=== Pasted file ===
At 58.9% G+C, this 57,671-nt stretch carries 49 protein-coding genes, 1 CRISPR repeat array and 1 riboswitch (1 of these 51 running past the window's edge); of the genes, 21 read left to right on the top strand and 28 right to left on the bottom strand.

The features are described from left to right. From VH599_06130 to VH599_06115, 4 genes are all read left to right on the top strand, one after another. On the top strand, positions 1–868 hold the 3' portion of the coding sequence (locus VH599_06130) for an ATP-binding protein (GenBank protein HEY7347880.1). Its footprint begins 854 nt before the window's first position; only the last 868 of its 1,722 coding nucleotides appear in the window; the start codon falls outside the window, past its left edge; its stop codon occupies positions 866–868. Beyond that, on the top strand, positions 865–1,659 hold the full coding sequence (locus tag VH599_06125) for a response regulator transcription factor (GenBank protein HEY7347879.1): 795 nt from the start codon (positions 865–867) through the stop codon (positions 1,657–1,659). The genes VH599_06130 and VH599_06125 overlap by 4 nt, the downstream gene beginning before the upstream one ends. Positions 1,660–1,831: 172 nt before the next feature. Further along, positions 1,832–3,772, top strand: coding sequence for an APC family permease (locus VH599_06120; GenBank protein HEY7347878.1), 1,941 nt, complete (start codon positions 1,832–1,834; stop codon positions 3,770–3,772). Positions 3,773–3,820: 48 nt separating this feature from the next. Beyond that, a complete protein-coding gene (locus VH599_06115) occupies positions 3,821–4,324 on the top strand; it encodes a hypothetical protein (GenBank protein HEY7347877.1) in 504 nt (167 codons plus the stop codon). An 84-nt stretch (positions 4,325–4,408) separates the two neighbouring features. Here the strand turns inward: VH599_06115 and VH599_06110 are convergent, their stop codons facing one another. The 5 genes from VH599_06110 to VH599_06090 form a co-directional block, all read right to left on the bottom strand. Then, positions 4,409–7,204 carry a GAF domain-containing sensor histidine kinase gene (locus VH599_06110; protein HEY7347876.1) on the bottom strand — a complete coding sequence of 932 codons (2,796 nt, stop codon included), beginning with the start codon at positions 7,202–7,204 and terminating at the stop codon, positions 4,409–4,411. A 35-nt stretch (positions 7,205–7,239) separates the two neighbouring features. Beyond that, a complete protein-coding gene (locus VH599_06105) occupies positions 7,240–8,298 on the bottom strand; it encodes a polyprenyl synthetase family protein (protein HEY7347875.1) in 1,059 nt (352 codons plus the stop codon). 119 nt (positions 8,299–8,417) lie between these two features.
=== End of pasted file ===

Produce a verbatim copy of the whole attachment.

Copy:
At 58.9% G+C, this 57,671-nt stretch carries 49 protein-coding genes, 1 CRISPR repeat array and 1 riboswitch (1 of these 51 running past the window's edge); of the genes, 21 read left to right on the top strand and 28 right to left on the bottom strand.

The features are described from left to right. From VH599_06130 to VH599_06115, 4 genes are all read left to right on the top strand, one after another. On the top strand, positions 1–868 hold the 3' portion of the coding sequence (locus VH599_06130) for an ATP-binding protein (GenBank protein HEY7347880.1). Its footprint begins 854 nt before the window's first position; only the last 868 of its 1,722 coding nucleotides appear in the window; the start codon falls outside the window, past its left edge; its stop codon occupies positions 866–868. Beyond that, on the top strand, positions 865–1,659 hold the full coding sequence (locus tag VH599_06125) for a response regulator transcription factor (GenBank protein HEY7347879.1): 795 nt from the start codon (positions 865–867) through the stop codon (positions 1,657–1,659). The genes VH599_06130 and VH599_06125 overlap by 4 nt, the downstream gene beginning before the upstream one ends. Positions 1,660–1,831: 172 nt before the next feature. Further along, positions 1,832–3,772, top strand: coding sequence for an APC family permease (locus VH599_06120; GenBank protein HEY7347878.1), 1,941 nt, complete (start codon positions 1,832–1,834; stop codon positions 3,770–3,772). Positions 3,773–3,820: 48 nt separating this feature from the next. Beyond that, a complete protein-coding gene (locus VH599_06115) occupies positions 3,821–4,324 on the top strand; it encodes a hypothetical protein (GenBank protein HEY7347877.1) in 504 nt (167 codons plus the stop codon). An 84-nt stretch (positions 4,325–4,408) separates the two neighbouring features. Here the strand turns inward: VH599_06115 and VH599_06110 are convergent, their stop codons facing one another. The 5 genes from VH599_06110 to VH599_06090 form a co-directional block, all read right to left on the bottom strand. Then, positions 4,409–7,204 carry a GAF domain-containing sensor histidine kinase gene (locus VH599_06110; protein HEY7347876.1) on the bottom strand — a complete coding sequence of 932 codons (2,796 nt, stop codon included), beginning with the start codon at positions 7,202–7,204 and terminating at the stop codon, positions 4,409–4,411. A 35-nt stretch (positions 7,205–7,239) separates the two neighbouring features. Beyond that, a complete protein-coding gene (locus VH599_06105) occupies positions 7,240–8,298 on the bottom strand; it encodes a polyprenyl synthetase family protein (protein HEY7347875.1) in 1,059 nt (352 codons plus the stop codon). 119 nt (positions 8,299–8,417) lie between these two features.